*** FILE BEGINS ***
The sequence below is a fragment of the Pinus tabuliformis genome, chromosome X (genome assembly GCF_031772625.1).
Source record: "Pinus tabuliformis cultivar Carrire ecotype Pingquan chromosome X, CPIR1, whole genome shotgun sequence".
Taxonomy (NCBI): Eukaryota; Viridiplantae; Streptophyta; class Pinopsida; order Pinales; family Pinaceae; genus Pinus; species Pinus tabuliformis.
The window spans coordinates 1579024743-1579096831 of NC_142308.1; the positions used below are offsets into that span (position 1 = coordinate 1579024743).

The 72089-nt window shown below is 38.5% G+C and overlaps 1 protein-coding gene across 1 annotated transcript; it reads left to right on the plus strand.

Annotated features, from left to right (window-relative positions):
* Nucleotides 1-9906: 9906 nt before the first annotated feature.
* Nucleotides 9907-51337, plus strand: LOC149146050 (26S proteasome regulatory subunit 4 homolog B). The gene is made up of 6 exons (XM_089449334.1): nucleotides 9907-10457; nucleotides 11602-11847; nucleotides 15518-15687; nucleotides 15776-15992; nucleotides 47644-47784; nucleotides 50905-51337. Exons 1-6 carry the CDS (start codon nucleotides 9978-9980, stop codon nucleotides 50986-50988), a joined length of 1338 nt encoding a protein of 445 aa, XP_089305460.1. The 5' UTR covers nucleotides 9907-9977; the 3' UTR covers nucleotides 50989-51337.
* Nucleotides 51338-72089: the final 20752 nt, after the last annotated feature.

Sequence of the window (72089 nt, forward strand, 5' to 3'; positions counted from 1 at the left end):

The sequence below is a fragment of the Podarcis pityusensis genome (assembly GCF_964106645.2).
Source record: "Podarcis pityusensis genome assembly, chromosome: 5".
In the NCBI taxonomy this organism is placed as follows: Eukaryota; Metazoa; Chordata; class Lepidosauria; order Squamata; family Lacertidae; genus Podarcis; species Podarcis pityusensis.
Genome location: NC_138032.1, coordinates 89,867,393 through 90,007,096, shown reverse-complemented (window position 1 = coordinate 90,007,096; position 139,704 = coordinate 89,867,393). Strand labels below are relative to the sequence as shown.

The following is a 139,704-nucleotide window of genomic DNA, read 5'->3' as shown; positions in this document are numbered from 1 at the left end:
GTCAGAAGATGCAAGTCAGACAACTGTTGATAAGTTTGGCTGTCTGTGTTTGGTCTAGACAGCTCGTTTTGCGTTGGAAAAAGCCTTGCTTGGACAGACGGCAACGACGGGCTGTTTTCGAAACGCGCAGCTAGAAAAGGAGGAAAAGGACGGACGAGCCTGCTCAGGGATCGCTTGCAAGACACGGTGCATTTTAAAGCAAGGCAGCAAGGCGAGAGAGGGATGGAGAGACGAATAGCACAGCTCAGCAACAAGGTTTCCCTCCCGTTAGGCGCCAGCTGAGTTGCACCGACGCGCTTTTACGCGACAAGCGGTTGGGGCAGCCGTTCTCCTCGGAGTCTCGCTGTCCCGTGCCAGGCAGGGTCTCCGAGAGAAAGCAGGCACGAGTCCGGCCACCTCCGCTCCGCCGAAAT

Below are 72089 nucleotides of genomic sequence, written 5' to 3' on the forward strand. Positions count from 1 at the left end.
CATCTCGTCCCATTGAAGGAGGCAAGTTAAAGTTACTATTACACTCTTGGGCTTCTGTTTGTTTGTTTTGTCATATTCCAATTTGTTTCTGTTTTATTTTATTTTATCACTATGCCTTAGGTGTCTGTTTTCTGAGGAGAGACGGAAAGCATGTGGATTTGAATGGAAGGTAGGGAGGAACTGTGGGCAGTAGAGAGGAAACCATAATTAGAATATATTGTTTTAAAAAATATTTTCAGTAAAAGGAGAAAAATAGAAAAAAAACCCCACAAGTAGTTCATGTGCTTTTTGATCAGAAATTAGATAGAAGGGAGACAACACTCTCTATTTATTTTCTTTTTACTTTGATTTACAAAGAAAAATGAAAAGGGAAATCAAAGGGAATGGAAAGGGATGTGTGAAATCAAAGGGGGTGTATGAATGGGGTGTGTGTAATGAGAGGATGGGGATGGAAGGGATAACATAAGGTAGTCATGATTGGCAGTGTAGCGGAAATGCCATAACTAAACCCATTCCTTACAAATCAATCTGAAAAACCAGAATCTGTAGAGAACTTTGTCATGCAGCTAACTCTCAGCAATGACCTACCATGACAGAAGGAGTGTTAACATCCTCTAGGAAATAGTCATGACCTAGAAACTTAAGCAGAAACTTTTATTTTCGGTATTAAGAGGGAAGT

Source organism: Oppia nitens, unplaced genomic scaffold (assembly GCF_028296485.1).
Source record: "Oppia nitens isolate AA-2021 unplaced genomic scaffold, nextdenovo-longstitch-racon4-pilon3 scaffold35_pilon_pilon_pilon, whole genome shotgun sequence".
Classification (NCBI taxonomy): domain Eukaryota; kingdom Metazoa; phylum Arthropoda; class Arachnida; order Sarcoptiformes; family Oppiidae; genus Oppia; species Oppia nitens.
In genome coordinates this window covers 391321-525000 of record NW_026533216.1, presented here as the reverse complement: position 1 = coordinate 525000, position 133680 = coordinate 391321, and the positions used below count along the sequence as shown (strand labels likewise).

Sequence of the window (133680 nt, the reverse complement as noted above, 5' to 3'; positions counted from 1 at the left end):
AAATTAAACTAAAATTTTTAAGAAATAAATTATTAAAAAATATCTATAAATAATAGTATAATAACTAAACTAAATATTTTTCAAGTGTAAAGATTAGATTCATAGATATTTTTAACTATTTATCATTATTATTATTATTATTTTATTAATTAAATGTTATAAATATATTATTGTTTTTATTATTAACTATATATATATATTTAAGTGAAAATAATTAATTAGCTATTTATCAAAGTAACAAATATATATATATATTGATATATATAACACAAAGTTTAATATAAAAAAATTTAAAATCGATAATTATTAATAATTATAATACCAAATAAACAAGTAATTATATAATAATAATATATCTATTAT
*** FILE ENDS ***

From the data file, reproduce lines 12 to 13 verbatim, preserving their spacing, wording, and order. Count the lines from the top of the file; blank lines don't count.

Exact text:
Source record: "Podarcis pityusensis genome assembly, chromosome: 5".
In the NCBI taxonomy this organism is placed as follows: Eukaryota; Metazoa; Chordata; class Lepidosauria; order Squamata; family Lacertidae; genus Podarcis; species Podarcis pityusensis.